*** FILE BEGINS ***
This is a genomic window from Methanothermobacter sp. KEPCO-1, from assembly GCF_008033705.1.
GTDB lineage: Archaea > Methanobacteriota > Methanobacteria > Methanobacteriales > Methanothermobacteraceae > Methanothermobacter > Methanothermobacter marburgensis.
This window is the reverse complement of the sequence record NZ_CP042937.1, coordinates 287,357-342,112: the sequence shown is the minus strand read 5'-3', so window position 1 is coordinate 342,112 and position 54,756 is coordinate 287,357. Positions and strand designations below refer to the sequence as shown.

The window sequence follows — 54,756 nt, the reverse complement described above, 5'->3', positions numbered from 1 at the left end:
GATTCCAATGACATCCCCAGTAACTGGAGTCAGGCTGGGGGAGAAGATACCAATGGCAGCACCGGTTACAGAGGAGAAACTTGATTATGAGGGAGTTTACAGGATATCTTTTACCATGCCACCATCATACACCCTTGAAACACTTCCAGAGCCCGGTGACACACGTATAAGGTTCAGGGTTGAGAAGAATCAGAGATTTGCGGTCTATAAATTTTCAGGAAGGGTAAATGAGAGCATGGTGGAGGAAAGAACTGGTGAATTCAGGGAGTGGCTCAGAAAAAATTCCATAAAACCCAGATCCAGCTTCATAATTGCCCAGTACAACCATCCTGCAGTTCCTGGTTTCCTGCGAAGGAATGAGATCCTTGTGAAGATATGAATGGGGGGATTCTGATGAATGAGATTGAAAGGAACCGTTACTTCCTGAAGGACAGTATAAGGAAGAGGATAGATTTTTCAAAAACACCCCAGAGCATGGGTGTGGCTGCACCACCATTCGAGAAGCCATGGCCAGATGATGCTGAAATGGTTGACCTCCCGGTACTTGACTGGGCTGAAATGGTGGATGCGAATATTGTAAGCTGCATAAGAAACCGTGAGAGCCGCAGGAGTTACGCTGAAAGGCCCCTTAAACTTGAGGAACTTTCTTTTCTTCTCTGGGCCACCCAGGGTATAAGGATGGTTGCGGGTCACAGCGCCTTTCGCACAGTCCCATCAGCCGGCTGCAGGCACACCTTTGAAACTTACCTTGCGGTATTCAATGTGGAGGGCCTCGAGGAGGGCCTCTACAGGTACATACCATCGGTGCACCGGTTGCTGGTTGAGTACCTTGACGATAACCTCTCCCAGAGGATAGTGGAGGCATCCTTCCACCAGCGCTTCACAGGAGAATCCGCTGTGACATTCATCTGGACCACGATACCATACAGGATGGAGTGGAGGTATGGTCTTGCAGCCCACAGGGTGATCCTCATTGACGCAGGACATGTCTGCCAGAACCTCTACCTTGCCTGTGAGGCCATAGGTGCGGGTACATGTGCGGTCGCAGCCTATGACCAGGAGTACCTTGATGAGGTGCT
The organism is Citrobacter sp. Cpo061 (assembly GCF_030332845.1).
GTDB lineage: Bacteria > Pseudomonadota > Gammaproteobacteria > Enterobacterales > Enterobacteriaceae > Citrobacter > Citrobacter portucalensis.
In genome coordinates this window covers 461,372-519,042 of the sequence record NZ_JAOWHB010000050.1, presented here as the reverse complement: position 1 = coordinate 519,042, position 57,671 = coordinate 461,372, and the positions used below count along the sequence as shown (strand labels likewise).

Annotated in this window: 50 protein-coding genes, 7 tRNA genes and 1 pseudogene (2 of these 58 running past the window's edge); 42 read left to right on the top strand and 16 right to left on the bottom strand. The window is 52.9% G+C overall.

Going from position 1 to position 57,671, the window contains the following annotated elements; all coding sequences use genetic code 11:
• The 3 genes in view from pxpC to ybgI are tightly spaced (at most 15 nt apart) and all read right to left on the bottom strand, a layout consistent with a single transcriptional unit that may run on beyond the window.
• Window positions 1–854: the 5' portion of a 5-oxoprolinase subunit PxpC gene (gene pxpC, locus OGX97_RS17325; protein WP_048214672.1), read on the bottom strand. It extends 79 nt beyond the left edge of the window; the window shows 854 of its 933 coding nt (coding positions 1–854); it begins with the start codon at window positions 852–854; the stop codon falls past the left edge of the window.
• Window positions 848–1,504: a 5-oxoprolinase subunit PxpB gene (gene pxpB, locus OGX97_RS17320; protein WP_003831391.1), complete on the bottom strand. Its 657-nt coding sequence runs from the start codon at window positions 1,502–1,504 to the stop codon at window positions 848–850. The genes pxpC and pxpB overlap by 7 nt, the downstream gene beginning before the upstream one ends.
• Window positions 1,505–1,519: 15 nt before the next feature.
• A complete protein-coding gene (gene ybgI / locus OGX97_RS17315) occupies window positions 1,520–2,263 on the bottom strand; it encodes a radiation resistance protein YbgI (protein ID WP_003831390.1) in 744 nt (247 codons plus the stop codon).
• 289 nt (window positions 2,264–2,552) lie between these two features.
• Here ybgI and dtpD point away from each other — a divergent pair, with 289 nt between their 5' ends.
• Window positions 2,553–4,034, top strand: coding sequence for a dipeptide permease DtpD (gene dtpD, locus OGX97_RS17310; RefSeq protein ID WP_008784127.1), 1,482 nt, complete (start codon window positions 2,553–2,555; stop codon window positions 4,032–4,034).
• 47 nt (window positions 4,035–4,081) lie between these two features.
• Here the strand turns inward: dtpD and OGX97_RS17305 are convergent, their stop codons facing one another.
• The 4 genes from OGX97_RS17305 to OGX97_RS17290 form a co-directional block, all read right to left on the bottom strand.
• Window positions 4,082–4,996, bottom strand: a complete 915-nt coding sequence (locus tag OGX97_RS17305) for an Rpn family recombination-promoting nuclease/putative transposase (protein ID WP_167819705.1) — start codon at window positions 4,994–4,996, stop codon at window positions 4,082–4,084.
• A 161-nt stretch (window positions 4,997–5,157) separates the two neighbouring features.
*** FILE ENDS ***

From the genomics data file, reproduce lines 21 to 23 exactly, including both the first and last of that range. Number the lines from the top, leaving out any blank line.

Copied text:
• The 4 genes from OGX97_RS17305 to OGX97_RS17290 form a co-directional block, all read right to left on the bottom strand.
• Window positions 4,082–4,996, bottom strand: a complete 915-nt coding sequence (locus tag OGX97_RS17305) for an Rpn family recombination-promoting nuclease/putative transposase (protein ID WP_167819705.1) — start codon at window positions 4,994–4,996, stop codon at window positions 4,082–4,084.
• A 161-nt stretch (window positions 4,997–5,157) separates the two neighbouring features.